Don't leave the job of calculating ROI of your solution to the client. The ebook
by Michael Nick provides a credible step-by-step process to quantify the value of your software in an easy, neutral fashion while incorporating your customer's feedback through a 360 degree input process. I highly recommend it to vendors selling software and services.
Do you have an easy-to-use method for calculating ROI to sell your customer on your software product or service? Many software vendors don’t realize how critical this is to their sales. Or they don’t know how to properly account for and quantify all the benefits. Ultimately, your customer’s decision to purchase your product is going to come down to the software ROI. It is your job to help them to see it in the best light.
What are the components of a good ROI formula?
Short-Term "Hard Dollar" ROI
First, of course, are any easily quantifiable (hard dollar) benefits that the customer will see within the next 1-2 years. For example, if you have a warehouse inventory management application that will allow your customer to reduce the amount of inventory they have to keep in stock… there is a very straightforward financial benefit that you can quantify and offset against the software license and installation cost.
Remember to include all the relevant financial line items when calculating ROI of the software, including both costs (license fee, etc) and savings (eg, perhaps reduced support):
Longer-Term "Hard Dollar" ROI
Second, if you have a methodology to project those hard dollar benefits out longer to 3-5 years, then by all means include that also. Sometimes calculating ROI over the longer time period requires more assumptions, and the customer’s business can change in that timeframe, so that may be less convincing to the customer. But make sure you include it all if you can.
Quantifying Soft Benefits
Third are the soft benefits. These are the customer benefits that come from using your software (from your value proposition) that may not be as straightforward to quantify in calculating ROI. You should include those, but how you do so will depend on your judgment of how your customer will respond to them. If you have a very conservative customer, they may be more convinced by just the hard numbers, with the soft benefits included as speaking or bullet points. They may be suspicious of any attempt at quantifying those benefits as a “sales tactic”. On the other hand, many customers will value an attempt at quantifying the soft benefits, so long as they are clearly separated from the hard benefits, and any assumptions going into calculating the ROI are directly called out.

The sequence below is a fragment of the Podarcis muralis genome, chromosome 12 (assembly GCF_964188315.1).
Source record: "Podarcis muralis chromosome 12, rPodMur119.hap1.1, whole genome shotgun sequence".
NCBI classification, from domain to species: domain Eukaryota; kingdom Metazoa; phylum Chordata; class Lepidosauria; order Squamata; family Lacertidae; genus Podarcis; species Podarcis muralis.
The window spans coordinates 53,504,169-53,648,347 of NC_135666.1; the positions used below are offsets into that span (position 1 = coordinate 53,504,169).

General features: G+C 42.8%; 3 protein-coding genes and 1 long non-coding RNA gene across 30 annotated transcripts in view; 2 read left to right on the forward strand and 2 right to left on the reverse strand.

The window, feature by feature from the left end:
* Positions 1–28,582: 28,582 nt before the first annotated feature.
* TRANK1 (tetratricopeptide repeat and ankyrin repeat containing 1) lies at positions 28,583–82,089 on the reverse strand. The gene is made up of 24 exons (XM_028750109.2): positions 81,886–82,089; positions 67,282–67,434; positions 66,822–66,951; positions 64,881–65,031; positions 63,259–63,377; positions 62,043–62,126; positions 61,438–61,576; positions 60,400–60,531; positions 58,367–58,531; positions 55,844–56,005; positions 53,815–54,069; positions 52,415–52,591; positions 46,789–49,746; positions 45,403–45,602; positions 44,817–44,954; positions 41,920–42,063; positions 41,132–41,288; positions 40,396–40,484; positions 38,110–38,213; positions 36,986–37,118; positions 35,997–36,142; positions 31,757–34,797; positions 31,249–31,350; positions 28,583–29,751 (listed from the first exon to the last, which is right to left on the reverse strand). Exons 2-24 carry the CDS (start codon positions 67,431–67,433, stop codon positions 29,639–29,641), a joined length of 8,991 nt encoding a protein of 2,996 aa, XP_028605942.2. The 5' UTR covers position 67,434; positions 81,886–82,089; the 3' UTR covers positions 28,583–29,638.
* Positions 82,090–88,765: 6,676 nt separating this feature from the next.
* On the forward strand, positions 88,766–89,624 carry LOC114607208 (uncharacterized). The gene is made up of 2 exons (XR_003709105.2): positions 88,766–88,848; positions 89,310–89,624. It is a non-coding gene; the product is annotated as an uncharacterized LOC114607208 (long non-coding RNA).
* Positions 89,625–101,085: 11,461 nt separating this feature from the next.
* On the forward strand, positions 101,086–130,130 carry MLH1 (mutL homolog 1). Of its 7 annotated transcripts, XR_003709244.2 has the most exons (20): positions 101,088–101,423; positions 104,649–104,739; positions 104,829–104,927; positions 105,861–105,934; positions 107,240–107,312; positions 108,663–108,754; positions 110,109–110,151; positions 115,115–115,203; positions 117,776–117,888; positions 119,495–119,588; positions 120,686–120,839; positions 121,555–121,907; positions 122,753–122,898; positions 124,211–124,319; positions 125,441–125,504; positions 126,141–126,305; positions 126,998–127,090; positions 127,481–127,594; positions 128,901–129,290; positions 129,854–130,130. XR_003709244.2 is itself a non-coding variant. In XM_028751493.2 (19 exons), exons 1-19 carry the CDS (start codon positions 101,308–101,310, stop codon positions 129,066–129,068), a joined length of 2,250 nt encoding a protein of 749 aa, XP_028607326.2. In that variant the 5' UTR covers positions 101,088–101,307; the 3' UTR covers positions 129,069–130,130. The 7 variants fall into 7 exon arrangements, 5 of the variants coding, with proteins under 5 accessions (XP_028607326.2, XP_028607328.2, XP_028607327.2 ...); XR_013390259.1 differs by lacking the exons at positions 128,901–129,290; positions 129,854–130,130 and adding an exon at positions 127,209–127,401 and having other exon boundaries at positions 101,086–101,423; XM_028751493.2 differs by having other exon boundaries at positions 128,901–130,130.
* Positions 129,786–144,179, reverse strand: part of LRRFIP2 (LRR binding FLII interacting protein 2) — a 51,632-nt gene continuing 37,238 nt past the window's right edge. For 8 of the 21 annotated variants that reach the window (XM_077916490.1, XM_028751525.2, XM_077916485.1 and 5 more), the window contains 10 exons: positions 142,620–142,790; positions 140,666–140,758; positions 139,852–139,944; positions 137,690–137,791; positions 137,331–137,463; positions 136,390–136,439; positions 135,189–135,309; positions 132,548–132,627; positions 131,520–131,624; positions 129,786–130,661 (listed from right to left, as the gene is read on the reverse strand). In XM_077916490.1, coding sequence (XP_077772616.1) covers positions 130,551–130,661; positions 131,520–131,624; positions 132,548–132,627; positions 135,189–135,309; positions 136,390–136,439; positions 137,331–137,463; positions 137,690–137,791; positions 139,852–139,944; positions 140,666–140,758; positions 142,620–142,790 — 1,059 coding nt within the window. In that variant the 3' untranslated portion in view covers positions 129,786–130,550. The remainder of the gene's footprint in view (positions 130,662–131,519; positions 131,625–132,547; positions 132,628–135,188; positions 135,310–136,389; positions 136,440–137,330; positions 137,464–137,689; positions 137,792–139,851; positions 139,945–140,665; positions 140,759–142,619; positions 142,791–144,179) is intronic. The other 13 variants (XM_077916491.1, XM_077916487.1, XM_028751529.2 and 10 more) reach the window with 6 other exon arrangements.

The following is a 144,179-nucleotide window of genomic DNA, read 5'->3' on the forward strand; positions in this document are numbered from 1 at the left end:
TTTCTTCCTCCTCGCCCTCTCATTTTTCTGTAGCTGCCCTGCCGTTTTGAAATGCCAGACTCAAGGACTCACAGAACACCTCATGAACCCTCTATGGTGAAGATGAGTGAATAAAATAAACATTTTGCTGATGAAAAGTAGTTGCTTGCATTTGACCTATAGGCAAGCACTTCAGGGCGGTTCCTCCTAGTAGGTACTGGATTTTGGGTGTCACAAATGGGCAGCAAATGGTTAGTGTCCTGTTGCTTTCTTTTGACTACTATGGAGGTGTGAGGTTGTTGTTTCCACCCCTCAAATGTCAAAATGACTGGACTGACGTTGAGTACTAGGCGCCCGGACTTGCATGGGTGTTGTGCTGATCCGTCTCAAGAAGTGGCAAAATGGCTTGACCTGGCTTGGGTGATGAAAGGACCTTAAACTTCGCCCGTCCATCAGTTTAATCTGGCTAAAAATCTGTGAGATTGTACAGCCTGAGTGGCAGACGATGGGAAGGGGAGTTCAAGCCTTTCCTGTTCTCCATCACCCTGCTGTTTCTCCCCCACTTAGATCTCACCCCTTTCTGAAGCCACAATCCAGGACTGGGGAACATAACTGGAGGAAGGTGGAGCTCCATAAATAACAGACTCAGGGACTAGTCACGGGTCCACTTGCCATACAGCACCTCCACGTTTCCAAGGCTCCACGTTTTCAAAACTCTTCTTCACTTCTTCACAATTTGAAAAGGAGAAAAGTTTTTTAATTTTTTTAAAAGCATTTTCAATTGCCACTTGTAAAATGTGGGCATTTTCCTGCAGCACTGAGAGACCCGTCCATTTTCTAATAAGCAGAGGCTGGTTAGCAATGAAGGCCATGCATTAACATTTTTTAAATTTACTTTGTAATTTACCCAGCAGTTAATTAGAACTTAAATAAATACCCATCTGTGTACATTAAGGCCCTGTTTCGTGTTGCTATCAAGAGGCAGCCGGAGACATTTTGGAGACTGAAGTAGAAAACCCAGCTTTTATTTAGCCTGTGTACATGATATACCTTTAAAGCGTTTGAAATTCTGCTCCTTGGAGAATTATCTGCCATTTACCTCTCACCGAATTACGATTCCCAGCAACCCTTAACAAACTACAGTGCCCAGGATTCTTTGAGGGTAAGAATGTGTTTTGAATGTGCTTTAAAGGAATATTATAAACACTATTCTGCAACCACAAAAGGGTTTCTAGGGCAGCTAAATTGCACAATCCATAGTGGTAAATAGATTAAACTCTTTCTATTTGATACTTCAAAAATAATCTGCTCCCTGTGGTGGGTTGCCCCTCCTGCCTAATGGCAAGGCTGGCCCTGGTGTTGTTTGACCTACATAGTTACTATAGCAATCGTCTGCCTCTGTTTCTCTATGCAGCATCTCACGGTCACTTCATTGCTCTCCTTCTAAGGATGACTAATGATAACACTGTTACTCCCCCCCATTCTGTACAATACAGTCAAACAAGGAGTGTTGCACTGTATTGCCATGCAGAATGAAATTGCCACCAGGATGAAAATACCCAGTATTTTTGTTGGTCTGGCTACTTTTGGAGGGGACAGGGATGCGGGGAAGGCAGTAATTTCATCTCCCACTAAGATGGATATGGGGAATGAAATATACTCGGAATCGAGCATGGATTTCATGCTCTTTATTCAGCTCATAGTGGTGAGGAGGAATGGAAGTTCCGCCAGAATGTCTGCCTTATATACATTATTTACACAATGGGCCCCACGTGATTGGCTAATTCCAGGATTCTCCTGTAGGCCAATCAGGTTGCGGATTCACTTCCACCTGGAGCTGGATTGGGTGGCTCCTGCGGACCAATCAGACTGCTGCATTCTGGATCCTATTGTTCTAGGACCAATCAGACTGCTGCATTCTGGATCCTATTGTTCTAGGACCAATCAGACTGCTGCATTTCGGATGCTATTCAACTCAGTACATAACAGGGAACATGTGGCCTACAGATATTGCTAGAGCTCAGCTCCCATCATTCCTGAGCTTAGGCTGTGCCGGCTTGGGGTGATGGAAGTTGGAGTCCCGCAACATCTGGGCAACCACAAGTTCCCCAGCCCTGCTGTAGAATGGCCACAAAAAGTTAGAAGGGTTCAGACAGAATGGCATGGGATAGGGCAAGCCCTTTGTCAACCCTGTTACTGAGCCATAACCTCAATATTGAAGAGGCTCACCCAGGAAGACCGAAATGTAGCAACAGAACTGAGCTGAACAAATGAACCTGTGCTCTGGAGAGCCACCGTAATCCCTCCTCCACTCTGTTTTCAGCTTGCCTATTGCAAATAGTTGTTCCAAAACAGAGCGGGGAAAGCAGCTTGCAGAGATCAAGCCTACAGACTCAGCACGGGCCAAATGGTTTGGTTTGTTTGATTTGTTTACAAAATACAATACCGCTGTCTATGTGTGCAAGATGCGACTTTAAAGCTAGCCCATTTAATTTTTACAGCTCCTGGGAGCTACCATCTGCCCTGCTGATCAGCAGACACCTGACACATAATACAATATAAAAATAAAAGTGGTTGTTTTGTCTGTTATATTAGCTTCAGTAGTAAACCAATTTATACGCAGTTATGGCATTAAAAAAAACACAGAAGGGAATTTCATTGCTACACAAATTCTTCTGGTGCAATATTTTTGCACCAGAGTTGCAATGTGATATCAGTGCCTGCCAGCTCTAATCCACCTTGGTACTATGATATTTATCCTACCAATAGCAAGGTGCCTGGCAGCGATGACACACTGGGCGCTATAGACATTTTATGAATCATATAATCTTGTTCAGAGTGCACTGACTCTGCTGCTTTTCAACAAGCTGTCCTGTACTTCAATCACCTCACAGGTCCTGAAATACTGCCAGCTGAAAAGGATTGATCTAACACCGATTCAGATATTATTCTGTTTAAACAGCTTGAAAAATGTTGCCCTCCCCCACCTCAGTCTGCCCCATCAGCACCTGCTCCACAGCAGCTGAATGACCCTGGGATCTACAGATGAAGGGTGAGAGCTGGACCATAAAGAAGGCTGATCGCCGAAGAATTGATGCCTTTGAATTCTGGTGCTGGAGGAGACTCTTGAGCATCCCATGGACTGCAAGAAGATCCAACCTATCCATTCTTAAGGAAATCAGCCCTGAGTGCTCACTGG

The important thing is not to try to quantify a soft benefit that is just impossible to quantify with reasonable assumptions – that would simply cast your whole analysis into doubt in the customer’s eyes. If you can’t quantify it without making unjustifiable assumptions, then just leave it as a bullet or speaking point. Perhaps instead you can provide them an example of how another customer achieved this particular benefit, and how it was quantified in that example.
The soft benefits that go into calculating ROI are really going to depend on how your customer uses your software (back to the importance of usage model as we discussed in the business planning section ). Typical areas you want to look for would be:
We have developed a straightforward software ROI formula that can be used as a software/services sales tool for calculating ROI. We will be uploading this ROI calculator soon, so check back often.
Please contact us if you are interested in learning more about this tool for calculating ROI and you would like to be notified when it is available.
Remember that ROI is just one component of a strong sales strategy. Make sure you are focusing on all of the 6 key elements of successful software sales and following these key strategies for writing a winning software proposal.